Installing IRAF on Ubuntu Edgy amd64

A major part of my final year project depends on using IRAF, the Image Reduction and Analysis Facility from NOAO. Although it’s installed on the university’s UNIX Service, the servers it’s on are not particularly fast and have quite a few users, so the interactive bits like DS9 are barely usable over SSH X11 forwarding. Anyway, I thought I’d install it on my own machine to make things easier.

I’m using Ubuntu Edgy (6.10) AMD64, but IRAF is not 64-bit safe, so I can’t compile it. Also it has no recent Debian/Ubuntu packages, partially due to licence issues as far as I can tell, and the most recent ones I tried didn’t work when I installed them. I’ve therefore decided to document the process of installing the latest IRAF.NET Red Hat binaries on Edgy. It should work fine on i386 and AMD64.

History of this Document

The basic procedure is mainly based on, with some help from, and lots of experimentation.

14 Nov 06
Added X11IRAF installation instructions and updated launch script.
19 Nov 06
Changed installation directory from /usr/local/iraf to /iraf, removed need for a chroot on amd64, changed architecture to name “linux” though still using “redhat” binaries, tidied up commands.
20 Nov 06
Added additional 32-bit dependencies, fixed typo in an untar command, and corrected launch script. Thanks to Mihály Váradi for this.
26 Dec 06
Fixed typo in launch script.
18 May 07
Updated DS9 download location to new version.
7 Jun 07
Another typo; missed a ‘mkdir’.
12 Oct 2008
Added a note about using xlibs-static-dev instead of xlibs-dev on Hardy.

Install the prequisites

First you’ll need the tcsh or csh shell:

sudo apt-get install tcsh

Next you’ll need to install the 32-bit termcap-compat, because the enhanced CL needs it. It’s not in the Edgy repositories, so you’ll need to download it and its dependencies from the Breezy repos.

Install them with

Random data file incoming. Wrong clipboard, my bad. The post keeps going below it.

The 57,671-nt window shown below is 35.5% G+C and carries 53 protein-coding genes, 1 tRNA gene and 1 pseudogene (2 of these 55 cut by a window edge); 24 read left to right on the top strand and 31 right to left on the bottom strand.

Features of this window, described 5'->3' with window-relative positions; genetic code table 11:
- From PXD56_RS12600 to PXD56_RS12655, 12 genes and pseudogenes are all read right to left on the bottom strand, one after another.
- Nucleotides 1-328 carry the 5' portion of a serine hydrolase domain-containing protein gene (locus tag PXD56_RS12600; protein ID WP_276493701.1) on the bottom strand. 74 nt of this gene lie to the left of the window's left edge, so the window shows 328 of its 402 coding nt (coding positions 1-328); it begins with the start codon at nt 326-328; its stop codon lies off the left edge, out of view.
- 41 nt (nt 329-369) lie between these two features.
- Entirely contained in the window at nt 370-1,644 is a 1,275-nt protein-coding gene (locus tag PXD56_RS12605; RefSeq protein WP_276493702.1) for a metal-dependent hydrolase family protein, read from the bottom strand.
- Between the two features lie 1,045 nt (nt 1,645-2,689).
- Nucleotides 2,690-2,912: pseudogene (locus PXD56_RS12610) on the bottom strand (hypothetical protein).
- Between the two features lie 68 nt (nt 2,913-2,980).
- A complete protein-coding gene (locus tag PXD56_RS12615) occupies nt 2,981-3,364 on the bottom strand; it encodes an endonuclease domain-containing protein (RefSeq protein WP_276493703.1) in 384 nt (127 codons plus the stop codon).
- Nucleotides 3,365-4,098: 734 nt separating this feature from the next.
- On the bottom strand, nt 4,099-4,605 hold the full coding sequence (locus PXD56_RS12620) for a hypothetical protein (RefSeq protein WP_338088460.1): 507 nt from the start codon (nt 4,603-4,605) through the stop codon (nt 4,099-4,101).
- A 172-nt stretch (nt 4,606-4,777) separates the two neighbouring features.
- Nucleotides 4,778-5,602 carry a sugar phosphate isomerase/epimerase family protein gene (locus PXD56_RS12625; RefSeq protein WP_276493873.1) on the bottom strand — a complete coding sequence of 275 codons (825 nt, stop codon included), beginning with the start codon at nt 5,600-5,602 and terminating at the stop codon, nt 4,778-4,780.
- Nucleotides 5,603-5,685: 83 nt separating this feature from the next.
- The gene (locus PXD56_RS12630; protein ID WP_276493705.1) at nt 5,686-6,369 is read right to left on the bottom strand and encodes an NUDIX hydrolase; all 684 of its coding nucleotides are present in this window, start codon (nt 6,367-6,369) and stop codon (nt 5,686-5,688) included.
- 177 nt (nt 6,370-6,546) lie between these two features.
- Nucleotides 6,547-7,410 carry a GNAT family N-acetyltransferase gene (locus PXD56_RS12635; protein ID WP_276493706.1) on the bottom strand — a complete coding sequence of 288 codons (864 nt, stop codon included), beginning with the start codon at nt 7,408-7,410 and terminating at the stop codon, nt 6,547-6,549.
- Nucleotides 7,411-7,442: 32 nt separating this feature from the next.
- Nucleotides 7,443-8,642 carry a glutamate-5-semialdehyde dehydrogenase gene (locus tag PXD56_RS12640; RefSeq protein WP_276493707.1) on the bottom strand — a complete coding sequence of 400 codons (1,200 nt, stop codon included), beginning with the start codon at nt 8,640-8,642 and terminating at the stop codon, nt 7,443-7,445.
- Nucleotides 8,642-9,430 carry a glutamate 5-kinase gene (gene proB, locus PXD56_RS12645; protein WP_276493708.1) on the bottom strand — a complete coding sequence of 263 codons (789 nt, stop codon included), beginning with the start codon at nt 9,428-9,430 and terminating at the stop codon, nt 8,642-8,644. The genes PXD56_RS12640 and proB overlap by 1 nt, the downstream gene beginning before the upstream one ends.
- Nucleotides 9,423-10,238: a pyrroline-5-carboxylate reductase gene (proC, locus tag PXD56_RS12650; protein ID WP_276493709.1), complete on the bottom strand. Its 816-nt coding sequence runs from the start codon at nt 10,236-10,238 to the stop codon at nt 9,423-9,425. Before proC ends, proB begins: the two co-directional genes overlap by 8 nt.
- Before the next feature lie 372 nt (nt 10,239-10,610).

sudo dpkg -i ldso_1.9.11-15_i386.deb
sudo dpkg -i libc5_5.4.46-15_i386.deb
sudo dpkg -i termcap-compat_1.2.3_i386.deb

If you’re on amd64, you’ll need to add the “–force-architecture” switch after each “dpkg”. You’ll also need to install the 32-bit compatibility libraries:

sudo apt-get install ia32-libs ia32-libs-gtk linux32

NOTE: a reader has informed me that the xlibs-dev package is no longer available on Hardy, and so users will needed to install xlibs-static-dev instead. Presumably 64-bit users not using a chroot will have to force-install the i386 version.

Notes for a 32-bit chroot on amd64

If you are using the amd64 version of Edgy, this guide will work fine as-is if you heed the occasional amd64-specific notes. However, if you ever want to build code that links against 32-bit libraries, or is not 64-bit safe, you will need to install a 32-bit chroot and install IRAF inside that. To set up a chroot, start with this but add the extra fstab entries from here. You will need to install a lot of other libraries into the chroot, including xlibs, but I don’t recall the exact list right now. You can switch into the chroot with “dchroot -d”.

It’s possible to install the same binaries both in the chroot and outside it, by mounting “/iraf” into the same point in the chroot, with a /etc/fstab entry similar to

/iraf    /chroot/iraf    none bind 0 0

You will need to run all the install tasks in the chroot as well. To compile C code, you’ll need to use GCC-3.4 as your C compiler, not the default GCC-4.1. Once the binaries are built in the chroot, they should hopefully work directly from amd64.

As using a chroot is not necessary in most cases, I will not document it further.

Create the IRAF user

Use System>Administration>Users and Groups to create an account with username “iraf”, real name “IRAF Maintenance”, home directory “/iraf/iraf/local”, shell “/bin/tcsh”, and a secure password. Give it administration privileges for the duration of the installation, so that you can use “sudo” from the IRAF account, but don’t forget to remove them later.